AUGUSTA —  The effort to expand health care for tens of thousands of low income Mainers and veterans will continue in January.

Legislative leaders voted today to allow two emergency measures to accept federal health care dollars to move forward. The leaders must approve any new bills for the short second session of the legislature, which is typically reserved for emergency or time-sensitive measures.

 “With thousands of Mainers set to lose health care in January, we must act quickly to expand health care,” said Speaker of the House Mark Eves of North Berwick. “The state will lose out on an additional $700,000 per day starting in January if we don’t accept these funds.  Life-saving health care and critical dollars are on the line.”

Under the Affordable Care Act, the federal government has pledged to pay 100 percent of the costs of health care for tens of thousands of Mainers for three years.

The Governor vetoed a bipartisan measure earlier this year that would have accepted the funds for three years. As result, nearly 25,000 low-income Mainers, including 15,000 parents, will lose coverage in January and 55,000 other low-income Mainers will not be eligible for health care coverage.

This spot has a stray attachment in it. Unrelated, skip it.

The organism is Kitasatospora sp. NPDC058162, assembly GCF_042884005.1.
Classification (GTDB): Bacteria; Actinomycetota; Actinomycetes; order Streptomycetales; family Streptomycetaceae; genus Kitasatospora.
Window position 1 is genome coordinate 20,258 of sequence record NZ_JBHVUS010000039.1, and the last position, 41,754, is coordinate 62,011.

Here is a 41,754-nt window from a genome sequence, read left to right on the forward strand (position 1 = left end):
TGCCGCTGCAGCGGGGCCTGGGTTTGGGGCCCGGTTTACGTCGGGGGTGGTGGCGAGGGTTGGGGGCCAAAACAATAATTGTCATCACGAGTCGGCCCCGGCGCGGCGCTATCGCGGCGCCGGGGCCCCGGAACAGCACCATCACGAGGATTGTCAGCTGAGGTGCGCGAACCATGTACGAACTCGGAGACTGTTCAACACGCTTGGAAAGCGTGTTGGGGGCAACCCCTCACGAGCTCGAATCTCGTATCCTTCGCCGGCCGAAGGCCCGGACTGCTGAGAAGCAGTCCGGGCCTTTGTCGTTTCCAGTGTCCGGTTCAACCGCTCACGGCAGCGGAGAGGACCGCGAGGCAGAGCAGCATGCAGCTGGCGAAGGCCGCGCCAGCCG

According to a Harvard Study, Maine could prevent around 395 deaths per year by accepting federal funds.

“Making sure that you can go to the doctor, that you can afford the doctor’s visit when you are sick, is not debatable,” said Senate Majority Leader Troy Jackson of Allagash. “It’s a basic right and one that ensures a healthier and longer life and for folks to keep working to provide for their families.”

Accepting federal funds would create and save 4,100 jobs in Maine, according to the Maine Center on Economic Policy.

Analyses by the Kaiser Foundation and the conservative Heritage Foundation show Maine could save $690 million over the next decade from Medicaid expansion. Maine is one of 10 states that will see Medicaid expenditures go down over 10 years.  

States that choose not to expand Medicaid under federal health care reform will leave millions of their residents without health insurance and increase spending on the cost of treating uninsured residents, according to a RAND Corporation study.

Speaker Eves is the sponsor of LR 2357, “An Act to Increase Health Security by Expanding Federally Funded Health Care for Maine People,” and Senator Jackson is the sponsor of LR 2330, “An Act to Enhance the Stability and Predictability of Health Care Costs for Returning Veterans and Others by Addressing the Issues Associated with Hospital Charity Care and Bad Debt.”

Did you like this? Share it: